gms | German Medical Science

102. Jahrestagung der DOG

Deutsche Ophthalmologische Gesellschaft e. V.

23. bis 26.09.2004, Berlin

Complications in infants undergoing surgery for congenital cataract in the first 18 months of life

Meeting Abstract

  • corresponding author C. Kuhli - Department of Ophthalmology, University Hospital, Frankfurt am Main
  • M. Lüchtenberg - Department of Ophthalmology, University Hospital, Frankfurt am Main
  • F. Koch - Department of Ophthalmology, University Hospital, Frankfurt am Main
  • T. Kohnen - Department of Ophthalmology, University Hospital, Frankfurt am Main
  • L.-O. Hattenbach - Department of Ophthalmology, University Hospital, Frankfurt am Main

Evidenzbasierte Medizin - Anspruch und Wirklichkeit. 102. Jahrestagung der Deutschen Ophthalmologischen Gesellschaft. Berlin, 23.-26.09.2004. Düsseldorf, Köln: German Medical Science; 2004. Doc04dogP 116

The electronic version of this article is the complete one and can be found online at:

Published: September 22, 2004

© 2004 Kuhli et al.
This is an Open Access article distributed under the terms of the Creative Commons Attribution License ( You are free: to Share – to copy, distribute and transmit the work, provided the original author and source are credited.




Surgery for congenital cataracts in infancy usually includes primary posterior capsulotomy and anterior vitrectomy. Most of these children have aphakia after surgery. The purpose of this study was to determine the incidence of postoperative complications in children treated for congenital cataract with aphakia.


We performed a retrospective review of records from 1996 to 2002 of infants who underwent surgery for congenital cataract within the first 18 months of life. 48 eyes of 32 children were involved with a mean follow-up of 35 months. Bilateral cataracts were present in 17 children (33 eyes operated) and monolateral cataracts in 15 children. A limbal approach phacoemulsification and anterior vitrectomy without intraocular lens implantation was performed in all children. Operative and postoperative complications - including hemorrhages, glaucoma, retinal detachment, and posterior capsule opacification - were recorded. Statistical analysis of differences between corresponding groups was performed by Chi2-test.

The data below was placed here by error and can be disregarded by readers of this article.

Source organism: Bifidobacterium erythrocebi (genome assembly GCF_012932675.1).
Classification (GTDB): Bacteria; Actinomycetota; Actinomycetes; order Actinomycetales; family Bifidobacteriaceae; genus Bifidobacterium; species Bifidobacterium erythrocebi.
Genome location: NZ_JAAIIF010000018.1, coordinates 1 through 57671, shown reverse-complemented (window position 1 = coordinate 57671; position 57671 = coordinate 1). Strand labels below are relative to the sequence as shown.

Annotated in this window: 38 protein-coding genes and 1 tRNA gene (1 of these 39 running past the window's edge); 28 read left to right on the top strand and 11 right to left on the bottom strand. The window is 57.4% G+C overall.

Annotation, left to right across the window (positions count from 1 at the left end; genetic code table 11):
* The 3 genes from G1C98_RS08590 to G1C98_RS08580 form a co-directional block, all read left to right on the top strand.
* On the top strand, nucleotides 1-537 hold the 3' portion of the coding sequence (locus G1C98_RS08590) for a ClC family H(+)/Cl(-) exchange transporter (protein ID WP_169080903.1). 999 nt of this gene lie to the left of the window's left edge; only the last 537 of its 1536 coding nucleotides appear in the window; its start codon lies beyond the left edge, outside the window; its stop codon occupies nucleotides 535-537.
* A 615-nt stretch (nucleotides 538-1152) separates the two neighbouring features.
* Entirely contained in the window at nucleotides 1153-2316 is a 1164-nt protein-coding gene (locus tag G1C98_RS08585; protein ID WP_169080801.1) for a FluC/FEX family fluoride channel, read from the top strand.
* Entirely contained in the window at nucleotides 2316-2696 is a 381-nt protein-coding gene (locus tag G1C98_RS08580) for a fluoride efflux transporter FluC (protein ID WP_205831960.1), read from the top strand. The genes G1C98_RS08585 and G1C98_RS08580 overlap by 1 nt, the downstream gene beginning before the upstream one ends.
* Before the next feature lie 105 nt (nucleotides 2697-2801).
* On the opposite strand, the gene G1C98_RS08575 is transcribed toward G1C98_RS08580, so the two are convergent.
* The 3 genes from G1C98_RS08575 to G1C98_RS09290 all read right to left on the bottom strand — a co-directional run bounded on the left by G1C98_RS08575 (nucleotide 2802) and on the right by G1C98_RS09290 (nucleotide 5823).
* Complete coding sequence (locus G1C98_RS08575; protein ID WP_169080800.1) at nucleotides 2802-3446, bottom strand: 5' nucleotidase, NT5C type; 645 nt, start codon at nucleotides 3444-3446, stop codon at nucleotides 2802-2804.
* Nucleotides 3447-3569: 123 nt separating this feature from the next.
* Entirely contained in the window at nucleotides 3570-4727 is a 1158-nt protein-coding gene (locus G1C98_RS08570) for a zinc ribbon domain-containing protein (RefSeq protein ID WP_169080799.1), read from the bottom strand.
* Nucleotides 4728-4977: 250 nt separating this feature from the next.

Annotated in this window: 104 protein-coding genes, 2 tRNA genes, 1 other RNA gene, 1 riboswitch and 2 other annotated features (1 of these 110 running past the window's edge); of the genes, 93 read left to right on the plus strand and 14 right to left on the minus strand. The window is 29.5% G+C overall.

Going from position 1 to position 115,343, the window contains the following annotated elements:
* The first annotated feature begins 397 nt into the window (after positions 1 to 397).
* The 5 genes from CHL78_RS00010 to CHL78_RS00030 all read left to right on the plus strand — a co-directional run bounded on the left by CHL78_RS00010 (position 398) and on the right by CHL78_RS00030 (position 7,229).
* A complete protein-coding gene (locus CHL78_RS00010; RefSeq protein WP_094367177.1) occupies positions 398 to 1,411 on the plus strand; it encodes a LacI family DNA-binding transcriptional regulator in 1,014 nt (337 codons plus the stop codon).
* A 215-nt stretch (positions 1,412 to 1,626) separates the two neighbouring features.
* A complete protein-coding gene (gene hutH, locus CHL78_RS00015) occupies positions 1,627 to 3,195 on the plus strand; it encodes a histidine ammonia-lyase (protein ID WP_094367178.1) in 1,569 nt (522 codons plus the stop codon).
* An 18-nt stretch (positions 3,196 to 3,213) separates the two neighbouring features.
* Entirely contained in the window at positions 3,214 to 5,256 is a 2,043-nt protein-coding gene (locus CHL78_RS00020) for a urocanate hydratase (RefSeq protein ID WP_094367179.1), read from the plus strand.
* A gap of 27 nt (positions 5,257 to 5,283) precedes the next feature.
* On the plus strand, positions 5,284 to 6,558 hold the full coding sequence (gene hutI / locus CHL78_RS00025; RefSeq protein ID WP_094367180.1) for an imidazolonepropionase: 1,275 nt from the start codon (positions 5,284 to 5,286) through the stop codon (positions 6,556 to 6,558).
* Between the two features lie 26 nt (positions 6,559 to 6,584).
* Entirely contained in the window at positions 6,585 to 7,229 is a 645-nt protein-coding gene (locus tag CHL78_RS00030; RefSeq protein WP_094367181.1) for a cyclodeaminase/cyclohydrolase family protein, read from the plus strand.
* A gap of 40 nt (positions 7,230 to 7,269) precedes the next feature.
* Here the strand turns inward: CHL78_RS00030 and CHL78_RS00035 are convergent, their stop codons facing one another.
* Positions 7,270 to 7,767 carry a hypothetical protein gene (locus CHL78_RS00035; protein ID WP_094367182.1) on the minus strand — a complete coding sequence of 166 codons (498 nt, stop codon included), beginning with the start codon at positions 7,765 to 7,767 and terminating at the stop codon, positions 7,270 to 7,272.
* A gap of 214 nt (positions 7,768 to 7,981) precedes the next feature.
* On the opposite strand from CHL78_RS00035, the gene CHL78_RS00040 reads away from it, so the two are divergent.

Bilateral aphakic glaucoma developed in 5 eyes (10.4 %) and posterior capsule opacification developed in 3 eyes (6.25 %). The diagnosis of postoperativ hemorrhages was recorded in 8 eyes and 2 eyes developed retinal detachment Persistent fetal vasculature or persistent hyperplastic primary vitreous (PHPV) was present in 12 eyes (25 %). The diagnosis of postoperative hemorrhages was significantly associated with the presence of PHPV (P < 0.0001).


Our results indicate that postoperative hemorrhages are highly prevalent in pediatric cataract eyes with persistent hyperplastic primary vitreous. Therefore, ultrasonography should be part of the routine work-up prior to surgery in these patients.